Bosnian Serbs comply with NATO ultimatum

April 27, 1994|By New York Times News Service Sun staff writer Gilbert A. Lewthwaite contributed to this article.

SARAJEVO, Bosnia-Herzegovina -- The Bosnian Serb army has complied with a NATO ultimatum for the withdrawal of its heavy weapons beyond 20 kilometers from Gorazde, a United Nations spokesman said early Wednesday.

Cmdr. Eric Chaperon added that the "logical conclusion" was that there would be no NATO air strikes. These had been threatened by NATO in the event that Serbian heavy weapons remained within 20 kilometers, or 12.4 miles, of Gorazde's city center at 2:01 a.m. today (8:01 p.m. Tuesday, EDT).

A spokesman for NATO's southern command said it will carry out "a robust reconnaissance" after daylight to make sure of compliance. NATO warned that it remained ready to deliver air strikes if violations of the exclusion zone are found or if the Bosnian Serbs conduct attacks.

"Exclusion zones" also went into effect around four other Bosnian "safe area" towns -- Tuzla, Zepa, Srebrenica and Bihac. But with a new diplomatic initiative -- begun Monday by the United States, Russia, the European Union and the United Nations to end the two-year Bosnian war -- the use of NATO force had appeared unlikely.

Any major NATO bombardment is viewed by United Nations officials here as certain to lead the Bosnian Serbs to walk away from any peace talks. There is widespread concern that an attack could lead to Serbian reprisals against the 16,000 U.N. personnel in Bosnia. As a result, enforcement of compliance with NATO ultimatums has been fairly loose.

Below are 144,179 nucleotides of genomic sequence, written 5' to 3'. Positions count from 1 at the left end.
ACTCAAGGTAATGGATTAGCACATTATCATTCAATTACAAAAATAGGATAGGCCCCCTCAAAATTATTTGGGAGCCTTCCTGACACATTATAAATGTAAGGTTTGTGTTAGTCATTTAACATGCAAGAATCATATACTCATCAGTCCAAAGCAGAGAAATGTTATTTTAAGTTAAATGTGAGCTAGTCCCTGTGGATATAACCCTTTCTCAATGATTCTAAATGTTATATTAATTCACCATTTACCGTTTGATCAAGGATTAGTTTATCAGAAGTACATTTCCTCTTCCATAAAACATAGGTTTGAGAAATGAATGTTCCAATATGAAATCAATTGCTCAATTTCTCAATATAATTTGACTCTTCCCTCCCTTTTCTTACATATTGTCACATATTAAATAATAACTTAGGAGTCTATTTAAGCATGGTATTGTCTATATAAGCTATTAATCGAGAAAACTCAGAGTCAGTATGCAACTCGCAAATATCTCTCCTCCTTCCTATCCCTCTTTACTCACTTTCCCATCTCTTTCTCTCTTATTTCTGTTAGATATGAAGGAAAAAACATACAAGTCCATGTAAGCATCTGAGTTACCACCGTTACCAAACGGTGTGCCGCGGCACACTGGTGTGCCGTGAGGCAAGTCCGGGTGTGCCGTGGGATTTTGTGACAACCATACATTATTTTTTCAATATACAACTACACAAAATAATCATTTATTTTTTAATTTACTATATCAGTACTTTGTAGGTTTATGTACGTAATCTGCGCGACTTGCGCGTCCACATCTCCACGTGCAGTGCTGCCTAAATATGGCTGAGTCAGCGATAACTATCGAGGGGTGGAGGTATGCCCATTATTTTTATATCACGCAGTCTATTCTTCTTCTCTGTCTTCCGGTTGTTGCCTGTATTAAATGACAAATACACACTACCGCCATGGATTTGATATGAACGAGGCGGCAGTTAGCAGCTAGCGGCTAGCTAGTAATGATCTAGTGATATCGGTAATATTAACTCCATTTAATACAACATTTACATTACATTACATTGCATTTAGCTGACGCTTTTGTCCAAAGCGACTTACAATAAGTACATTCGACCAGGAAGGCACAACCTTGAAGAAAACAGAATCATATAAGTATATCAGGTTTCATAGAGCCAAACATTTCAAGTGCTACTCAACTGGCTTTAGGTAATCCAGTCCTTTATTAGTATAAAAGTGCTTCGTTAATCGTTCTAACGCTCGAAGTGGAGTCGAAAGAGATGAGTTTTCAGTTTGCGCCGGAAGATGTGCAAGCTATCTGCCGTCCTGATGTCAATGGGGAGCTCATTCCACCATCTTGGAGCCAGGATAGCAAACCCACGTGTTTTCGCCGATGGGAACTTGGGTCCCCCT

U.N. officials conceded that some Serbian heavy weapons may still be within the exclusion zone at Gorazde but insisted that the Serbs had removed most of them.

"We are not going to start a war for one broken-down tank," said Lt. Gen. Sir Michael Rose, the U.N. commander in Bosnia, who spent most of yesterday in Brussels briefing NATO ambassadors.

After a three-week Serbian assault on Gorazde, the U.N.-designated safe area was relatively quiet yesterday, with occasional small arms fire. About 400 U.N. troops have deployed in the mainly Muslim enclave in eastern Bosnia to monitor the cease-fire and the Serbian withdrawal.

Commander Chaperon said that a group of U.N. military monitors inspecting sites on the east bank of the Drina River in Gorazde previously occupied by the Bosnian Serb forces had come under "sustained attack" from Muslim soldiers in Gorazde. "A firm protest has been launched with the Bosnian authorities," he said.

General Rose's meeting in Brussels was organized partly to avoid a repeat of the row that erupted Saturday when the alliance wanted to bomb the Serbs for failing to heed an earlier ultimatum, but was rebuffed by the top U.N. official here, Yasushi Akashi.

After General Rose returned to Sarajevo yesterday, a U.N. official said there was complete agreement now on a rigorous interpretation of the deadline. "The ultimatum is watertight," said Michael Williams, the spokesman for Mr. Akashi.

After bombing earlier this month failed to stop the Serbian attack, NATO had prepared a far more extensive list of potential targets for any air strikes yesterday. These included tanks, artillery, and fuel and munitions dumps.

But with several hundred U.N. troops now in Gorazde, any bombing mission had become more complex than it was Saturday, when the soldiers had not yet deployed.

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